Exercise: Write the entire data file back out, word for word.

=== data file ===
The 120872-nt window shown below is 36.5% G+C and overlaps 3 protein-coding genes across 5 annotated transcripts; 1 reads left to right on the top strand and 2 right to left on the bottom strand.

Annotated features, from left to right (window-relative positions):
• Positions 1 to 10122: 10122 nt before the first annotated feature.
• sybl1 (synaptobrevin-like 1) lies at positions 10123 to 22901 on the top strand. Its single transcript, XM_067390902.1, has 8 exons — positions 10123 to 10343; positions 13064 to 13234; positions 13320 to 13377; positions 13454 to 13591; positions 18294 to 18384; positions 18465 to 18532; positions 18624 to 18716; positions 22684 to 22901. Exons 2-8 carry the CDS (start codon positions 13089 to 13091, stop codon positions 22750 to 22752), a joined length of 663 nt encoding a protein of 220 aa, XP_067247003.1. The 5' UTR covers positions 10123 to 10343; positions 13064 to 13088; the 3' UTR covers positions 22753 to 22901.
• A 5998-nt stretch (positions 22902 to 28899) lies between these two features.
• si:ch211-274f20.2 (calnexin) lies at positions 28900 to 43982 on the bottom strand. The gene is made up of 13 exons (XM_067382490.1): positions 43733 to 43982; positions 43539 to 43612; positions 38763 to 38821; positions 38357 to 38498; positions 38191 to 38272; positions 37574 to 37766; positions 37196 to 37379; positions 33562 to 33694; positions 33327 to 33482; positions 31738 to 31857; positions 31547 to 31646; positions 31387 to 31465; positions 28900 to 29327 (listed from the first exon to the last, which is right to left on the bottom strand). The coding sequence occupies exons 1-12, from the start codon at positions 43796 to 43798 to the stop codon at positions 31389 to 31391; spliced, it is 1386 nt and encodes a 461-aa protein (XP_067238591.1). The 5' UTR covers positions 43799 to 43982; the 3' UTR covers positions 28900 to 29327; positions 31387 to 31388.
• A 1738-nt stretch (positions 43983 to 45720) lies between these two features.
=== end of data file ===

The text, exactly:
The 120872-nt window shown below is 36.5% G+C and overlaps 3 protein-coding genes across 5 annotated transcripts; 1 reads left to right on the top strand and 2 right to left on the bottom strand.

Annotated features, from left to right (window-relative positions):
• Positions 1 to 10122: 10122 nt before the first annotated feature.
• sybl1 (synaptobrevin-like 1) lies at positions 10123 to 22901 on the top strand. Its single transcript, XM_067390902.1, has 8 exons — positions 10123 to 10343; positions 13064 to 13234; positions 13320 to 13377; positions 13454 to 13591; positions 18294 to 18384; positions 18465 to 18532; positions 18624 to 18716; positions 22684 to 22901. Exons 2-8 carry the CDS (start codon positions 13089 to 13091, stop codon positions 22750 to 22752), a joined length of 663 nt encoding a protein of 220 aa, XP_067247003.1. The 5' UTR covers positions 10123 to 10343; positions 13064 to 13088; the 3' UTR covers positions 22753 to 22901.
• A 5998-nt stretch (positions 22902 to 28899) lies between these two features.
• si:ch211-274f20.2 (calnexin) lies at positions 28900 to 43982 on the bottom strand. The gene is made up of 13 exons (XM_067382490.1): positions 43733 to 43982; positions 43539 to 43612; positions 38763 to 38821; positions 38357 to 38498; positions 38191 to 38272; positions 37574 to 37766; positions 37196 to 37379; positions 33562 to 33694; positions 33327 to 33482; positions 31738 to 31857; positions 31547 to 31646; positions 31387 to 31465; positions 28900 to 29327 (listed from the first exon to the last, which is right to left on the bottom strand). The coding sequence occupies exons 1-12, from the start codon at positions 43796 to 43798 to the stop codon at positions 31389 to 31391; spliced, it is 1386 nt and encodes a 461-aa protein (XP_067238591.1). The 5' UTR covers positions 43799 to 43982; the 3' UTR covers positions 28900 to 29327; positions 31387 to 31388.
• A 1738-nt stretch (positions 43983 to 45720) lies between these two features.